If you listened only to the rhetoric of so-called national conservatives, you would think progressives were their polar opposites. But on the issue of foreign policy, it seems like they can find some common ground.
It was reported on Tuesday that the Congressional Progressive Caucus sent a letter to President Biden asking him to negotiate with Russia. It was later reported that the same letter had been hastily withdrawn after massive backlash within the Democratic Party. The missive was apparently written and signed in June, updated recently, and somehow carelessly published without all of the signatories’ consent. Either way, it seems to represent something real within the Democrats’ progressive wing.
The signatories “urge [Biden] to pair the military and economic support… with a proactive diplomatic push, redoubling efforts to seek a realistic framework for a ceasefire.” To be sure, they say this should be done in a way “that is acceptable to the people of Ukraine,” and that they agree with the administration’s line of “nothing about Ukraine without Ukraine.” But the undertones of the letter are hard to miss: they are willing to end the war before Russia is defeated, and would probably twist Zelensky’s arm to gain Ukraine’s assent. Zelensky knows that Ukraine will lose if the US pulls its support, so he would likely make unnecessary and damaging concessions for an American-backed ceasefire. The progressives’ caveats obscure things a bit, but they clearly do not agree with the administration’s line.
While there was a time — during the opening days of the conflict — when a ceasefire would have been reasonable, now, with Russia on the back foot, it would only serve Moscow’s interests. The only way a ceasefire would be beneficial to Ukraine and the West would be if the alternative was the destruction or reduction of Ukraine’s territorial sovereignty. But as Russia’s military crumbles, now is the time to redouble efforts to provide Ukraine with the tools it needs to win the war and push Putin’s forces back to — at least — the pre-February 24 frontlines. Seeking a ceasefire now would be read abroad as weak-kneed.
The progressives cite the ongoing economic challenges caused by Putin’s war as a reason to support a ceasefire. Those challenges are very real, and necessitate a coordinated, international response. But they cannot take precedence over Ukraine’s fight for sovereignty and the preservation of the post-Second World War global system. A Ukraine with less territory than it held on February 23 is a victory for Vladimir Putin and a potentially devastating blow to global security. And make no mistake: the only ceasefire Putin would accept now would be one that included some of his newly captured territory, and even then it would be used by Moscow to regroup and rearm. Only Russia’s defeat on the battlefield has a chance of producing a potentially lasting result.
It’s surprising that it has taken so long for progressives to return to their typically sheepish foreign policy, but it seems the day has arrived. Progressives helped produce the disastrous 2021 Afghanistan pullout, the Iran deal, and the anti-military sentiment of the 1960s and 1970s. They have long questioned American primacy in the world, and are often the main obstacle to increasing the defense budget to meet current threats. It was only a matter of time before their support for Ukraine’s war effort began to show cracks.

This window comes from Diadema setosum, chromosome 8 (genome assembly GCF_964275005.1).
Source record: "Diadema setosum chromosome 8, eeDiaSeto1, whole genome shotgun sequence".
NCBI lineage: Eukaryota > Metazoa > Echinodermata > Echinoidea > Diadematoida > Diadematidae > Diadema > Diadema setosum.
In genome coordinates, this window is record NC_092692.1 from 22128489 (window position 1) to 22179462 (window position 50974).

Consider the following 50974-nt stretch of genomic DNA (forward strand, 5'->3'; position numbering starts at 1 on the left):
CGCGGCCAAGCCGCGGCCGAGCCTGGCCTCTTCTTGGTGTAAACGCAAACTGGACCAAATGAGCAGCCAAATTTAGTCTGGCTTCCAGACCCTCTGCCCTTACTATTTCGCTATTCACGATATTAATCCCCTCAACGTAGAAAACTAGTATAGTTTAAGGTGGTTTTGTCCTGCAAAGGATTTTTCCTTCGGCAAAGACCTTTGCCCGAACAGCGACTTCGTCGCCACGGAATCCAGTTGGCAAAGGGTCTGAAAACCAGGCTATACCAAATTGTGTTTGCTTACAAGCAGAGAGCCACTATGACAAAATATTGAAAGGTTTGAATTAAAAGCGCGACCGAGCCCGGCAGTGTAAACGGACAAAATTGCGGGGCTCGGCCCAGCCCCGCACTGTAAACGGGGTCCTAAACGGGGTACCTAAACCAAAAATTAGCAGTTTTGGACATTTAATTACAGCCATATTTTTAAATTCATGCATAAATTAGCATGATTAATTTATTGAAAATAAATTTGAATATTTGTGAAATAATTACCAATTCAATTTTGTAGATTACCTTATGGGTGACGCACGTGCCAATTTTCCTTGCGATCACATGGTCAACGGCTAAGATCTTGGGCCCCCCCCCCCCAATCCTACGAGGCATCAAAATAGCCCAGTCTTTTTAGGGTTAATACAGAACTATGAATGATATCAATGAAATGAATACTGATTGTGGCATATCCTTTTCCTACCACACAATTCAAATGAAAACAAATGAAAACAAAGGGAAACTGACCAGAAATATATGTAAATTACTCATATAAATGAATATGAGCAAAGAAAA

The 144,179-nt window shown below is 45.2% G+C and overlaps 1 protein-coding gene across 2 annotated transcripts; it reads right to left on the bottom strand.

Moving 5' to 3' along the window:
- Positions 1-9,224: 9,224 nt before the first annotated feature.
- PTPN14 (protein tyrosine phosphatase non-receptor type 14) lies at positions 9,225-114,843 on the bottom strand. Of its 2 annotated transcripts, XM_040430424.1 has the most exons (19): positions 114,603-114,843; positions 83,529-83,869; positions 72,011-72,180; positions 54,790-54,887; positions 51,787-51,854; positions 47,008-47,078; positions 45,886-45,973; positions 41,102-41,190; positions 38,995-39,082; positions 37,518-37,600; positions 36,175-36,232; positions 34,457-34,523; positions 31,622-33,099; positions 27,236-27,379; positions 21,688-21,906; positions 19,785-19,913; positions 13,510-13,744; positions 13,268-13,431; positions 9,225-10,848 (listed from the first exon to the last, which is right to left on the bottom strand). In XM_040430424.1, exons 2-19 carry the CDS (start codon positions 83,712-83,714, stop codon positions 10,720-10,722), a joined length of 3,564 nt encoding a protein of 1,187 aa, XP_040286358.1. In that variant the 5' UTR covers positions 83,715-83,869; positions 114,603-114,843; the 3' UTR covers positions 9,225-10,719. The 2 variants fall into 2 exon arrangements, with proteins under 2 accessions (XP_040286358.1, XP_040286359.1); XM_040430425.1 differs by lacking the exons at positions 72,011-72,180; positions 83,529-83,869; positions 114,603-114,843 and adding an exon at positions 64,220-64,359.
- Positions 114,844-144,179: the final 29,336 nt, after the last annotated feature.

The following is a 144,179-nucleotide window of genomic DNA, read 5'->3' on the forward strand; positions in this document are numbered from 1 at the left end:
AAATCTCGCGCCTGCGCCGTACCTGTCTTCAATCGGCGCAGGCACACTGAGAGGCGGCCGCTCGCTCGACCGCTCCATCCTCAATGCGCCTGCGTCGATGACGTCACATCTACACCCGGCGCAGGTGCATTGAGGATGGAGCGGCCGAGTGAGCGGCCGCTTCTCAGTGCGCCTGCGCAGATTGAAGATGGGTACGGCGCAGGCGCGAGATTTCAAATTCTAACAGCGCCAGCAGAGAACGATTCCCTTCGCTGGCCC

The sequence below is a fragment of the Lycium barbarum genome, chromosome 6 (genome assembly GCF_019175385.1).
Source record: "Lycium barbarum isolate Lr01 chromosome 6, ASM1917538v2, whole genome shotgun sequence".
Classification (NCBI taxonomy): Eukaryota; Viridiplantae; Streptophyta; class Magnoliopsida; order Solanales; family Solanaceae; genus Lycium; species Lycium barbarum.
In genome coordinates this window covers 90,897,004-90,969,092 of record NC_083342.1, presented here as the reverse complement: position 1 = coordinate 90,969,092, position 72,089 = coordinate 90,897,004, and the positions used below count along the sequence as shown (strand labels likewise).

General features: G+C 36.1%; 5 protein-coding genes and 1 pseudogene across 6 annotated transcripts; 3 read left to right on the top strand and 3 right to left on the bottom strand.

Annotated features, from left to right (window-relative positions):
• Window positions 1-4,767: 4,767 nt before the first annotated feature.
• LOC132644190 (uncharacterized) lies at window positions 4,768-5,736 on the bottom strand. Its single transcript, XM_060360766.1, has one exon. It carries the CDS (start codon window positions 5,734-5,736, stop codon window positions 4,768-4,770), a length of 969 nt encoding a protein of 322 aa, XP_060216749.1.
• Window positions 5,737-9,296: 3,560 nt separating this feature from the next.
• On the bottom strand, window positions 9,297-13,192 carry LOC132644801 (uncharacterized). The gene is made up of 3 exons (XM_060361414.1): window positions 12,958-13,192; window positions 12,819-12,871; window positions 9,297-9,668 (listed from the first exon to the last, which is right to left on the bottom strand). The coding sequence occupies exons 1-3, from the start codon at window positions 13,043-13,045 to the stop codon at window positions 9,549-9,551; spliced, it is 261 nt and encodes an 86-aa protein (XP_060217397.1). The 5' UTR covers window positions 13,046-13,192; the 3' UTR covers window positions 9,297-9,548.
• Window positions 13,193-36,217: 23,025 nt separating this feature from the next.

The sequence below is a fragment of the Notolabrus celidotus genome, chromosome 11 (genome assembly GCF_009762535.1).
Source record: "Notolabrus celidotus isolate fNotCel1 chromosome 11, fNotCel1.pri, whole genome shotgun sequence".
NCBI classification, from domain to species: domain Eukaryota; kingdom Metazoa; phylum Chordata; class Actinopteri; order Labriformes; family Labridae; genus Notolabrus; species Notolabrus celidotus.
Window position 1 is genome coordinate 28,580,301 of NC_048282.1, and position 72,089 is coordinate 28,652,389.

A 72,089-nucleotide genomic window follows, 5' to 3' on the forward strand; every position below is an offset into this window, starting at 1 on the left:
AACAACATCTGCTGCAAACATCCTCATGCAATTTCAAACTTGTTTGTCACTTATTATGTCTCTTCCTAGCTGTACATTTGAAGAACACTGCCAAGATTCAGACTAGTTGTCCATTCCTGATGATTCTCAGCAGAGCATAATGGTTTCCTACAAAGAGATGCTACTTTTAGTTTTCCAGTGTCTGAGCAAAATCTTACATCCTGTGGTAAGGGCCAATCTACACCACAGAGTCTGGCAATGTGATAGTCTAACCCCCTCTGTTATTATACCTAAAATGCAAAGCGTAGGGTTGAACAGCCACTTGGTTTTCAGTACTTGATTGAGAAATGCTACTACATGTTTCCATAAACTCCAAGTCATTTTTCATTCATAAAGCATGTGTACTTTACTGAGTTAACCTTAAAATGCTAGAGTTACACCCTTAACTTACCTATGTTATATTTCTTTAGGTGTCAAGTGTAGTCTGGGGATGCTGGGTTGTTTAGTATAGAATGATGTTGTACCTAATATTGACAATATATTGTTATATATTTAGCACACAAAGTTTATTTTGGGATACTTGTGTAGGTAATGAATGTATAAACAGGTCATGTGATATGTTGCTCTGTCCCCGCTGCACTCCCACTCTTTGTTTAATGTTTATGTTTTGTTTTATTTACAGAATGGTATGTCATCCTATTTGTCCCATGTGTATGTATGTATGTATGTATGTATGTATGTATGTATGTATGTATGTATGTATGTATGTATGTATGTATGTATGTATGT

Now to the natcons. What defines them is rather nebulous, so some generalization is inevitable. Many among their more committed elements are very skeptical about militarily supporting Ukraine, often portraying such assistance as a result of the elite’s internationalist machinations and disregard for risks. More commonly, skepticism derives from the idea that what happens in Ukraine, however bad it may be, just does not matter all that much to the US.
Many natcons, like the progressives, have deep misgivings about American primacy in the world and for the same fundamental reason: America is seen as morally flawed. The progressives often view the US as the great oppressor (at home and abroad), an imperialistic giant that has been the cause of much suffering. The natcons tend to view the US as an exporter of all of the excesses of social progressivism (a legitimate concern, though it is often used to tar the entirety of American foreign policy). In both cases, the US is depicted as a flawed actor, with no good claim to lead the world.
Because of this, both the progressives and the natcons focus the bulk of their energy on domestic policy, usually with an eye toward restructuring America and the American system. Naturally, foreign policy is more of a burden in this endeavor. If one sees the country as imploding at home, threats to global security become less of a concern. And anyway, how can progressives remake the country if people are more worried about gas prices than oppression? How can the natcons take the heights of federal power if the price of food and not the crisis of liberalism occupies most minds?
The collapse of progressive support for aiding Ukraine has not happened yet, but if it does, they will find ready (if unusual) allies on the right. Their reasons may not be exactly the same, but the results will be: if Ukraine is pushed into a ceasefire that leaves Russia in control of its newly conquered Ukrainian territory, it will be open season for those that disrespect territorial sovereignty — including China and Iran. The war that both natcons and progressives sought to prevent will only become more likely as the post-1945 US-led system crumbles.